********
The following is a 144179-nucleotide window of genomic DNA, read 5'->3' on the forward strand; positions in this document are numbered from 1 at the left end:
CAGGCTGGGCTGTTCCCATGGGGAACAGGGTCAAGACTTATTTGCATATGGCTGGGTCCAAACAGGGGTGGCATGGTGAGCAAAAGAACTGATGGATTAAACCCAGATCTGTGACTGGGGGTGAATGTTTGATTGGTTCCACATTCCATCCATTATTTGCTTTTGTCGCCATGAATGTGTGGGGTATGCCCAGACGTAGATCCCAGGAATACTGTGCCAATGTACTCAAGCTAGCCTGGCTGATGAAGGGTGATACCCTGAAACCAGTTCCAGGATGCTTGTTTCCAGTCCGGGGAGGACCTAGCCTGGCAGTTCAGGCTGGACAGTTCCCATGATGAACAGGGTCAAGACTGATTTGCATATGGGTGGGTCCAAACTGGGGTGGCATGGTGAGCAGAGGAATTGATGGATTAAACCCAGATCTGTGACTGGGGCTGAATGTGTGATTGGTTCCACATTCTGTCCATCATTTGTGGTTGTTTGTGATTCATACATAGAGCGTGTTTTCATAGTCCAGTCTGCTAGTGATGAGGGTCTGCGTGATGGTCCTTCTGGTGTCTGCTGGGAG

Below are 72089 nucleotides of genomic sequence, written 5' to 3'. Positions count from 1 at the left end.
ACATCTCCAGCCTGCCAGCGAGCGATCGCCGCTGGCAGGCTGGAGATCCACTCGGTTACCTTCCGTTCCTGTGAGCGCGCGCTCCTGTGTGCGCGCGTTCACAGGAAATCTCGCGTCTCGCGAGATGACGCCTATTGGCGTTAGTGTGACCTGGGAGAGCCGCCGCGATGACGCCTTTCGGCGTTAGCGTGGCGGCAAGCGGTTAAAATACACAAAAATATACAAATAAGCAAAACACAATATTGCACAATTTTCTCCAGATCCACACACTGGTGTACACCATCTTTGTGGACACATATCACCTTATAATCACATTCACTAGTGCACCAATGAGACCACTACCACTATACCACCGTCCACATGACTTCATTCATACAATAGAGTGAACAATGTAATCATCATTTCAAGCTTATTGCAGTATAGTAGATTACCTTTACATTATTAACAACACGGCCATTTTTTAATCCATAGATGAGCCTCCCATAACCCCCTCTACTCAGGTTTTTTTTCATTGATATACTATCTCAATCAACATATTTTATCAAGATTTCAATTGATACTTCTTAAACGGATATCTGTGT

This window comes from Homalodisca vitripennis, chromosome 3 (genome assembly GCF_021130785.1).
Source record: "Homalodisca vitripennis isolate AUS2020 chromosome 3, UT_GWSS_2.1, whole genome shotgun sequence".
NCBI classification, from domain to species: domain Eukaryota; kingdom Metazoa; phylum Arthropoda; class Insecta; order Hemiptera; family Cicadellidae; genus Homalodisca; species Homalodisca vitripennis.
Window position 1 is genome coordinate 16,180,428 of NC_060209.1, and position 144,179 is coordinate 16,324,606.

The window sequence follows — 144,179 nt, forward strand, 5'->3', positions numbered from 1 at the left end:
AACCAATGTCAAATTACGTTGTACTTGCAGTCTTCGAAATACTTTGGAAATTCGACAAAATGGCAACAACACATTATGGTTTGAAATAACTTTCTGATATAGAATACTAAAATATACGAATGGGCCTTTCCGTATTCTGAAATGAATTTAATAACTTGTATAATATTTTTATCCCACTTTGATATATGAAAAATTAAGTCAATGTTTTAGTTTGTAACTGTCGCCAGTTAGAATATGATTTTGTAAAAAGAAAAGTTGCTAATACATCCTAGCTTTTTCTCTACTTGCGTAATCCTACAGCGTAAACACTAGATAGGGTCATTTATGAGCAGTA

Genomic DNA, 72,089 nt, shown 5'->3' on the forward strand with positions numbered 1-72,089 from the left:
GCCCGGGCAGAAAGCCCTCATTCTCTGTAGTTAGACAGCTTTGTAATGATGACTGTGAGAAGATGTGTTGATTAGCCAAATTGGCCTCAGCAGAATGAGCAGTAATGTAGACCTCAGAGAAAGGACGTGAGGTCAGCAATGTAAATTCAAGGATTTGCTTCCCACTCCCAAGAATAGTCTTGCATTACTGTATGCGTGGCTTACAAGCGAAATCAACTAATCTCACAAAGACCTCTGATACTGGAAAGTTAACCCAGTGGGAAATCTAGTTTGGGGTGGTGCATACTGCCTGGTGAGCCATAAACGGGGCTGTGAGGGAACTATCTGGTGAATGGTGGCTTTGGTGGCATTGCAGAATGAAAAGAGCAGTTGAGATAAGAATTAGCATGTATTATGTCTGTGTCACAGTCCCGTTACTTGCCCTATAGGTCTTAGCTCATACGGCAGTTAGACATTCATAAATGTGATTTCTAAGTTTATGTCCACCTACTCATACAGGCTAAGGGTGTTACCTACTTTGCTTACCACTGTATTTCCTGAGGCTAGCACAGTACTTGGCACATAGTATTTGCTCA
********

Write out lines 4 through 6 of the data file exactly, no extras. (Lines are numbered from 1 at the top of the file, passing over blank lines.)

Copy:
ACATCTCCAGCCTGCCAGCGAGCGATCGCCGCTGGCAGGCTGGAGATCCACTCGGTTACCTTCCGTTCCTGTGAGCGCGCGCTCCTGTGTGCGCGCGTTCACAGGAAATCTCGCGTCTCGCGAGATGACGCCTATTGGCGTTAGTGTGACCTGGGAGAGCCGCCGCGATGACGCCTTTCGGCGTTAGCGTGGCGGCAAGCGGTTAAAATACACAAAAATATACAAATAAGCAAAACACAATATTGCACAATTTTCTCCAGATCCACACACTGGTGTACACCATCTTTGTGGACACATATCACCTTATAATCACATTCACTAGTGCACCAATGAGACCACTACCACTATACCACCGTCCACATGACTTCATTCATACAATAGAGTGAACAATGTAATCATCATTTCAAGCTTATTGCAGTATAGTAGATTACCTTTACATTATTAACAACACGGCCATTTTTTAATCCATAGATGAGCCTCCCATAACCCCCTCTACTCAGGTTTTTTTTCATTGATATACTATCTCAATCAACATATTTTATCAAGATTTCAATTGATACTTCTTAAACGGATATCTGTGT

This window comes from Homalodisca vitripennis, chromosome 3 (genome assembly GCF_021130785.1).
Source record: "Homalodisca vitripennis isolate AUS2020 chromosome 3, UT_GWSS_2.1, whole genome shotgun sequence".